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Archive for July, 2010

Using Network Grep (ngrep.exe) to Capture Traffic. (Filter on Payload!)

July 31st, 2010 No comments

ngrep is a “network grep” utility that can be used to match regular expressions within network packet payloads. This is a very handy utility as many network analysers (“packet sniffers”) can examine the packet header, but either do not display or cannot filter based on packet payload. Read more…

Active versus Passive FTP

July 21st, 2010 No comments

Active FTP:

In active mode FTP the client connects from a random unprivileged port (N > 1023) to the FTP server’s command port, port 21. Then, the client starts listening to port N+1 and sends the FTP command PORT N+1 to the FTP server. The server will then connect back to the client’s specified data port from its local data port, which is port 20.

From the server-side firewall’s standpoint, to support active mode FTP the following communication channels need to be opened:

* FTP server’s port 21 from anywhere (Client initiates connection)
* FTP server’s port 21 to ports > 1023 (Server responds to client’s control port)
* FTP server’s port 20 to ports > 1023 (Server initiates data connection to client’s data port)
* FTP server’s port 20 from ports > 1023 (Client sends ACKs to server’s data port)

Passive FTP:

In order to resolve the issue of the server initiating the connection to the client a different method for FTP connections was developed. This was known as passive mode, or PASV, after the command used by the client to tell the server it is in passive mode.

In passive mode FTP the client initiates both connections to the server, solving the problem of firewalls filtering the incoming data port connection to the client from the server. When opening an FTP connection, the client opens two random unprivileged ports locally (N > 1023 and N+1). The first port contacts the server on port 21, but instead of then issuing a PORT command and allowing the server to connect back to its data port, the client will issue the PASV command. The result of this is that the server then opens a random unprivileged port (P > 1023) and sends the PORT P command back to the client. The client then initiates the connection from port N+1 to port P on the server to transfer data.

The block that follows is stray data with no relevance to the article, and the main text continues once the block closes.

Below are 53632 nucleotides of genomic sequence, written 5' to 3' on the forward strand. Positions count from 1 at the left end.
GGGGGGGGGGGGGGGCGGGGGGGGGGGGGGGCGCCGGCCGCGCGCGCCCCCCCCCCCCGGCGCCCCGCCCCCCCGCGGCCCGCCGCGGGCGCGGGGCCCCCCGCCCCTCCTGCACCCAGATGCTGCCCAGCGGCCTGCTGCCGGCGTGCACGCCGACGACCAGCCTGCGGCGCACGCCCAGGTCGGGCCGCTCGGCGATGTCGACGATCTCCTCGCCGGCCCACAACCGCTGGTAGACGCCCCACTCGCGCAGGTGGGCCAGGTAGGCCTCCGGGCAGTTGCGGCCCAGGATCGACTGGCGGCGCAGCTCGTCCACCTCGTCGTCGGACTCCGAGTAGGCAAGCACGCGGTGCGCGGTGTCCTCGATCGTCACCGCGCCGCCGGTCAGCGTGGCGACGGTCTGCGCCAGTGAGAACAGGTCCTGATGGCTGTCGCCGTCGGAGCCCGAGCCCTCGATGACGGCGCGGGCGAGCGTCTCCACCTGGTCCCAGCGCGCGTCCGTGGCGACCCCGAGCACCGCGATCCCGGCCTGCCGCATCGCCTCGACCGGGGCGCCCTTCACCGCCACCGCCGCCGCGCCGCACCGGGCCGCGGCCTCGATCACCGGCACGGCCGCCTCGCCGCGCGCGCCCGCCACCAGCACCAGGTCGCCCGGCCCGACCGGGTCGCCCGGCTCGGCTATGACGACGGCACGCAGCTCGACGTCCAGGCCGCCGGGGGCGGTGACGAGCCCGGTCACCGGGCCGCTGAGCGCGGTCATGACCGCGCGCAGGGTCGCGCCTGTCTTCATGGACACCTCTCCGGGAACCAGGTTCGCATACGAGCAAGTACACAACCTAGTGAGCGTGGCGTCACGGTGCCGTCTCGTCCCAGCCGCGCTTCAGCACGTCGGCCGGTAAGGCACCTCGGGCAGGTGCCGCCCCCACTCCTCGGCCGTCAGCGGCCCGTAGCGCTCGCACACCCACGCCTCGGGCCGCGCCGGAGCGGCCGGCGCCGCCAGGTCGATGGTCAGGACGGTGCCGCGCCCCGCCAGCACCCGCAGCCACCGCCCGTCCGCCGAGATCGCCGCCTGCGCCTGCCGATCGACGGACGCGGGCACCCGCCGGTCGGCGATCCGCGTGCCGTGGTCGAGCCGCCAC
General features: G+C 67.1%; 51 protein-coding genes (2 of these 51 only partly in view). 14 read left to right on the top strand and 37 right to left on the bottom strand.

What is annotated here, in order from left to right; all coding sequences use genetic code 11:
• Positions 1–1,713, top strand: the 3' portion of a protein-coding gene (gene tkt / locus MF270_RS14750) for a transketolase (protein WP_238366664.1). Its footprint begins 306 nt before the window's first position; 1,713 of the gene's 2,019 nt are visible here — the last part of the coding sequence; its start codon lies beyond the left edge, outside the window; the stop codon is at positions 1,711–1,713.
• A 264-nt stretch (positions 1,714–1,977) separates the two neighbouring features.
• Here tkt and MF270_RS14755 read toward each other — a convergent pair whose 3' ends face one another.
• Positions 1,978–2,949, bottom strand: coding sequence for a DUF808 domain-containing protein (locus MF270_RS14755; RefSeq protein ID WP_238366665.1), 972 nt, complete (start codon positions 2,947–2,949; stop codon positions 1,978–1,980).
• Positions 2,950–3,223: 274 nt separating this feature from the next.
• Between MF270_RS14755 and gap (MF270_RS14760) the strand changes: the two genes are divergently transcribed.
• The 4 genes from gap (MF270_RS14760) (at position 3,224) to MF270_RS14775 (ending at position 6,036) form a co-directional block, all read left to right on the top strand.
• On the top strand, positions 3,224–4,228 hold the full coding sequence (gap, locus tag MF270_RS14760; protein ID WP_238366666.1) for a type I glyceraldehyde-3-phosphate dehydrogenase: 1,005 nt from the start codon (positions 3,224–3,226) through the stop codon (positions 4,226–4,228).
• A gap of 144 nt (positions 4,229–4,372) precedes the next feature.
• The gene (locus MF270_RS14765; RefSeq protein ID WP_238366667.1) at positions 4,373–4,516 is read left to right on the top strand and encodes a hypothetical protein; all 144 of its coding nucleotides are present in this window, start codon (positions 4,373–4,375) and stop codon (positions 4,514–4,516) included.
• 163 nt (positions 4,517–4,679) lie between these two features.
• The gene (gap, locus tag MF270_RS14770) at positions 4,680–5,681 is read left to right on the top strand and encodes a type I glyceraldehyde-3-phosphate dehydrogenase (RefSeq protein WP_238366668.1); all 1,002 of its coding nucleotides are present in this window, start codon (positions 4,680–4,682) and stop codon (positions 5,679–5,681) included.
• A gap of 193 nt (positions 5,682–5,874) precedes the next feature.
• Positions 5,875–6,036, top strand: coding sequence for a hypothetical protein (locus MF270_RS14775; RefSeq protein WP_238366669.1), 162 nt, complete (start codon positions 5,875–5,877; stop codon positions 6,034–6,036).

Active-vs-Passive-FTP

From the server-side firewall’s standpoint, to support passive mode FTP the following communication channels need to be opened:

* FTP server’s port 21 from anywhere (Client initiates connection)
* FTP server’s port 21 to ports > 1023 (Server responds to client’s control port)
* FTP server’s ports > 1023 from anywhere (Client initiates data connection to random port specified by server)
* FTP server’s ports > 1023 to remote ports > 1023 (Server sends ACKs (and data) to client’s data port)

ftp-active-passive-mode

Categories: Network Design, Security Tags:

Riverbed Steelhead through Cisco ASA

July 20th, 2010 No comments

Introduction

Riverbed Steelhead as WAN accelerator is deployed in WAN environment when traffic between WAN network (i.e. MPLS, Frame Relay) need to be optimized, hence creating so-called “WAN acceleration”. With “standard” WAN network consists of WAN routers and LAN switches, typically the Riverbed Steelhead is in place inline between the WAN routers and LAN switches.¬† The f9llowing is an illustration: Read more…

Categories: CISCO Tags:

Registry Entry to Make PuTTY your Default Telnet Client

July 19th, 2010 No comments

Copy this text into a file with a “.reg” extension, then double click to update registry¬† (caution: backup registry beforehand)

[HKEY_CLASSES_ROOT\telnet\shell\open\command]
@=”putty.exe %1″

Categories: Open Source Tags:

IOS Image Verification

July 13th, 2010 No comments

The Image Verification feature, added in Cisco IOS Software Releases 12.3(4)T, 12.0(26)S, and 12.2(18)S, builds on the MD5 File Validation functionality to more easily allow network administrators to verify the integrity of an image file that is loaded on the Cisco IOS file system of a device. Read more…

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